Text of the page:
Garrigan noted that there were a few things she needed to keep in mind while creating the concept of the production. “When you’re developing the puppets you have to listen carefully to the needs of the musicians and the requirements of the story, and understand the parameters of the space. You could just say, ‘OK, I’m going to make these puppets that are going to take over the world,’ but then everything else would get left behind. But at the same time, the puppets are such high fantasy that you have to give them the ability to stand head-and-shoulders above it all.”
Did the opulence of the Maltz Performing Arts Center have an influence on her designs? “It did,” she quickly answered. “That’s one of the reasons the puppets are larger than life. The space is as well — and not just from a size standpoint. It’s just so beautiful that we needed the puppets to hold their own in the space, but not compete with it.”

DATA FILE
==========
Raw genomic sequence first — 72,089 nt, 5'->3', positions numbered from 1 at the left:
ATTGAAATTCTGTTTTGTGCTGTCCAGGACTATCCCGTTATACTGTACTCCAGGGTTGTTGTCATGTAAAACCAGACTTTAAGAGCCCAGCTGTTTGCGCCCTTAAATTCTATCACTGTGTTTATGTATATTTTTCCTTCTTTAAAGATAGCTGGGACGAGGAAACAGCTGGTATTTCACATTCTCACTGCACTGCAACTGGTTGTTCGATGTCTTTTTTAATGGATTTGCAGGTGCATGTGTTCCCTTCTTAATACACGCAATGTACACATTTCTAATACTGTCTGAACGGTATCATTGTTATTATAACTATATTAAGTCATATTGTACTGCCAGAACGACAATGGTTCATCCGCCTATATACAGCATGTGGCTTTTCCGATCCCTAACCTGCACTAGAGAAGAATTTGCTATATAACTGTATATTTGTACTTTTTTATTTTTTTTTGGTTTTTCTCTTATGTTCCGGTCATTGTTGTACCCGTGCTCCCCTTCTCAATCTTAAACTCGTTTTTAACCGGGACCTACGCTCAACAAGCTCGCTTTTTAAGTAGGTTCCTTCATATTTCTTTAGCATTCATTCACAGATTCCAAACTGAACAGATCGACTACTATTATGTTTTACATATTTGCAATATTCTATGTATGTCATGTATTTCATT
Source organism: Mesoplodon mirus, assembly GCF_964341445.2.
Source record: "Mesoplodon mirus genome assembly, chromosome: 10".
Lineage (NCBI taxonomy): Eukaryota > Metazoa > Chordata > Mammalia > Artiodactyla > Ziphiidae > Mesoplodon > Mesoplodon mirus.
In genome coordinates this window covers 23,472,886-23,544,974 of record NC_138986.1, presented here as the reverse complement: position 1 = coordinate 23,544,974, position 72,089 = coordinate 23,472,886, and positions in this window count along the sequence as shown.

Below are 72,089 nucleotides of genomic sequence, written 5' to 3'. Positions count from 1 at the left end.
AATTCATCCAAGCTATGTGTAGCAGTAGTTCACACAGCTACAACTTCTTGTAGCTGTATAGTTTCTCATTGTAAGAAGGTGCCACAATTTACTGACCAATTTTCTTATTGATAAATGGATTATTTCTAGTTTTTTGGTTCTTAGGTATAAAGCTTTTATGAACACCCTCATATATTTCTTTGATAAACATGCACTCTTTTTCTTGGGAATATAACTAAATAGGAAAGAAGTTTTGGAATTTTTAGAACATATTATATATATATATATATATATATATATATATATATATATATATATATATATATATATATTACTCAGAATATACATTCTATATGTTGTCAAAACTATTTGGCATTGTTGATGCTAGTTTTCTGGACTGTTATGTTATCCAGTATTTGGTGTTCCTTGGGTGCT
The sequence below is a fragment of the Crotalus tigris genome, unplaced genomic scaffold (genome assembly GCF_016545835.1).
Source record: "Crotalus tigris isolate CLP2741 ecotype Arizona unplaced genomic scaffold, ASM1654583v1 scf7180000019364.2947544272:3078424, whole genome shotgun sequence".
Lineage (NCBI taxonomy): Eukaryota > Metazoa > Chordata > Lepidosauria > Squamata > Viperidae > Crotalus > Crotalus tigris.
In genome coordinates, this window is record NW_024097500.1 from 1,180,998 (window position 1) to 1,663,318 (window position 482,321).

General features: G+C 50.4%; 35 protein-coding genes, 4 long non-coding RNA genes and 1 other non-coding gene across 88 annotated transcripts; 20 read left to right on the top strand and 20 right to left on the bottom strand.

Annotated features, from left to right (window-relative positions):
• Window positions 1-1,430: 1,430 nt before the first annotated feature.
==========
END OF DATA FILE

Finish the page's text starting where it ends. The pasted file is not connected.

Garrigan said that she views the story of the soldier who sells his soul to the devil as a bigger-than-life fantasy. “I think the puppets will give it a fairytale quality that will help kids — and adults — to better grasp its message. No matter how brilliant the narrator is, this piece involves a lot of talking. So it’s nice to have something else for the audience to gravitate to.”
Published on ClevelandClassical.com June 29, 2016.